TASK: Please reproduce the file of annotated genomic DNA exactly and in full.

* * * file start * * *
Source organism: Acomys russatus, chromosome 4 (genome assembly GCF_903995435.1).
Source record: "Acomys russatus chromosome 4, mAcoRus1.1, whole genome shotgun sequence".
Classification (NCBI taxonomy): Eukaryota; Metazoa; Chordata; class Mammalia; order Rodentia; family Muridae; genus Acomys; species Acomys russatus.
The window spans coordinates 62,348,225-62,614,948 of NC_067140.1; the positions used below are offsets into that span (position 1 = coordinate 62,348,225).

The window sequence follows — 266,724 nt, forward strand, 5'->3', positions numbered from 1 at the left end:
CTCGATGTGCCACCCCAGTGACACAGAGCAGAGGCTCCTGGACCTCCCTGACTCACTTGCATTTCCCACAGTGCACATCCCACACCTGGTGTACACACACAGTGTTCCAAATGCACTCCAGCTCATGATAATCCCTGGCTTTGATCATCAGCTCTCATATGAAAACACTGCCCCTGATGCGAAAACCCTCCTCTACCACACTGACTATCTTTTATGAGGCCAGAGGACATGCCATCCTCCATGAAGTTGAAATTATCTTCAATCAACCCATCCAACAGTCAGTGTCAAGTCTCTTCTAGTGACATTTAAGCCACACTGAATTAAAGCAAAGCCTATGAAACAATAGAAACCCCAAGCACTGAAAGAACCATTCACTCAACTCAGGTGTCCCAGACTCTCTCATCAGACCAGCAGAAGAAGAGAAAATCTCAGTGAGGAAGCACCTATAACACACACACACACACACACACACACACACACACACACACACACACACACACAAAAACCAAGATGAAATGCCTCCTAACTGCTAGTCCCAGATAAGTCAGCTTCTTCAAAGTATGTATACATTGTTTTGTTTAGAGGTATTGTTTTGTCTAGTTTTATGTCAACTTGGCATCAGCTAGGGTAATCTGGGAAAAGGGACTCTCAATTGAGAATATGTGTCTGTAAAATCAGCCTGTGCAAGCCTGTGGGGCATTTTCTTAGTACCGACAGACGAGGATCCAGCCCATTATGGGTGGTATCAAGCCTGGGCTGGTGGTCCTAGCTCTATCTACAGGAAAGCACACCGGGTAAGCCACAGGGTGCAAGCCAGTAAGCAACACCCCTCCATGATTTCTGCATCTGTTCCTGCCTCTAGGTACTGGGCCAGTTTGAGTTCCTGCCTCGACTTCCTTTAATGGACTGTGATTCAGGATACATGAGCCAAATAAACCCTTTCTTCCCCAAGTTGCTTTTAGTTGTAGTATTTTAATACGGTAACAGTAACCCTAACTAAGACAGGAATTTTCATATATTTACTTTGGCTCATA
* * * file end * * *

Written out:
Source organism: Acomys russatus, chromosome 4 (genome assembly GCF_903995435.1).
Source record: "Acomys russatus chromosome 4, mAcoRus1.1, whole genome shotgun sequence".
Classification (NCBI taxonomy): Eukaryota; Metazoa; Chordata; class Mammalia; order Rodentia; family Muridae; genus Acomys; species Acomys russatus.
The window spans coordinates 62,348,225-62,614,948 of NC_067140.1; the positions used below are offsets into that span (position 1 = coordinate 62,348,225).

The window sequence follows — 266,724 nt, forward strand, 5'->3', positions numbered from 1 at the left end:
CTCGATGTGCCACCCCAGTGACACAGAGCAGAGGCTCCTGGACCTCCCTGACTCACTTGCATTTCCCACAGTGCACATCCCACACCTGGTGTACACACACAGTGTTCCAAATGCACTCCAGCTCATGATAATCCCTGGCTTTGATCATCAGCTCTCATATGAAAACACTGCCCCTGATGCGAAAACCCTCCTCTACCACACTGACTATCTTTTATGAGGCCAGAGGACATGCCATCCTCCATGAAGTTGAAATTATCTTCAATCAACCCATCCAACAGTCAGTGTCAAGTCTCTTCTAGTGACATTTAAGCCACACTGAATTAAAGCAAAGCCTATGAAACAATAGAAACCCCAAGCACTGAAAGAACCATTCACTCAACTCAGGTGTCCCAGACTCTCTCATCAGACCAGCAGAAGAAGAGAAAATCTCAGTGAGGAAGCACCTATAACACACACACACACACACACACACACACACACACACACACACACACACACACAAAAACCAAGATGAAATGCCTCCTAACTGCTAGTCCCAGATAAGTCAGCTTCTTCAAAGTATGTATACATTGTTTTGTTTAGAGGTATTGTTTTGTCTAGTTTTATGTCAACTTGGCATCAGCTAGGGTAATCTGGGAAAAGGGACTCTCAATTGAGAATATGTGTCTGTAAAATCAGCCTGTGCAAGCCTGTGGGGCATTTTCTTAGTACCGACAGACGAGGATCCAGCCCATTATGGGTGGTATCAAGCCTGGGCTGGTGGTCCTAGCTCTATCTACAGGAAAGCACACCGGGTAAGCCACAGGGTGCAAGCCAGTAAGCAACACCCCTCCATGATTTCTGCATCTGTTCCTGCCTCTAGGTACTGGGCCAGTTTGAGTTCCTGCCTCGACTTCCTTTAATGGACTGTGATTCAGGATACATGAGCCAAATAAACCCTTTCTTCCCCAAGTTGCTTTTAGTTGTAGTATTTTAATACGGTAACAGTAACCCTAACTAAGACAGGAATTTTCATATATTTACTTTGGCTCATA